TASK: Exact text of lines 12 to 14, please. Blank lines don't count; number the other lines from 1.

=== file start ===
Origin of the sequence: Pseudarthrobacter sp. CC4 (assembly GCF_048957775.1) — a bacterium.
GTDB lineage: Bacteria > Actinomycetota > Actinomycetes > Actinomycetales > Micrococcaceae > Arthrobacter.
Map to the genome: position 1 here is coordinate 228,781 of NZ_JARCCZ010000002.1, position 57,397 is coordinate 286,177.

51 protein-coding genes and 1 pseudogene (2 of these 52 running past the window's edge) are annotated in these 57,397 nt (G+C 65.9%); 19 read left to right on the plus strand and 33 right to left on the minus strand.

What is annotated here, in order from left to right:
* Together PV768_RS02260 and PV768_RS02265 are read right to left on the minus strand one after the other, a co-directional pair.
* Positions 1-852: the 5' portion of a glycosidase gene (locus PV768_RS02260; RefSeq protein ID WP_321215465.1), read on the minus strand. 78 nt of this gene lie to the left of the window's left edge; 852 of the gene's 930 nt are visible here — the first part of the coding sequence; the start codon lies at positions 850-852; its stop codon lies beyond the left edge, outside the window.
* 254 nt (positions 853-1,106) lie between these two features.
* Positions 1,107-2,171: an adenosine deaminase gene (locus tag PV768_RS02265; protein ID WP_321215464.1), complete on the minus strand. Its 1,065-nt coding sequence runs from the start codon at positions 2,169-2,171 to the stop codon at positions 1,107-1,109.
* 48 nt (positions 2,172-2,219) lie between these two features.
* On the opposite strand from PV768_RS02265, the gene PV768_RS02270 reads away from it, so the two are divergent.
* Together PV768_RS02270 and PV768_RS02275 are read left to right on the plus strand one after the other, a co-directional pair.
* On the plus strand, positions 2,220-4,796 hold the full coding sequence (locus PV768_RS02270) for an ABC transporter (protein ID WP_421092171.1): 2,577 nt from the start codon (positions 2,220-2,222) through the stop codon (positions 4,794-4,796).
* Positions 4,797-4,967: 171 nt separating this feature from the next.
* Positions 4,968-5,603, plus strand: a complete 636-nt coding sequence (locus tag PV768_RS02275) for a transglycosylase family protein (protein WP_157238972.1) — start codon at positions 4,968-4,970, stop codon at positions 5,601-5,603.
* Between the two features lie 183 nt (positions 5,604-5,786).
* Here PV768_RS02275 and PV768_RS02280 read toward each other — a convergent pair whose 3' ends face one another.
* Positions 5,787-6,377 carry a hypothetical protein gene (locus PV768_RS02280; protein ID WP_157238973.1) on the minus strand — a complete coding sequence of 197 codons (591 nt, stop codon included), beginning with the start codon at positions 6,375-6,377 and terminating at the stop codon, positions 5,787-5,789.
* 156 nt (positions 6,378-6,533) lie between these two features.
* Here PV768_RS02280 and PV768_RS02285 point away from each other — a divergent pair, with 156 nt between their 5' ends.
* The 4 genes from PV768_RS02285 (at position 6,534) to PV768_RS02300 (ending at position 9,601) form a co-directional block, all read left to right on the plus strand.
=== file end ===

* Together PV768_RS02270 and PV768_RS02275 are read left to right on the plus strand one after the other, a co-directional pair.
* On the plus strand, positions 2,220-4,796 hold the full coding sequence (locus PV768_RS02270) for an ABC transporter (protein ID WP_421092171.1): 2,577 nt from the start codon (positions 2,220-2,222) through the stop codon (positions 4,794-4,796).
* Positions 4,797-4,967: 171 nt separating this feature from the next.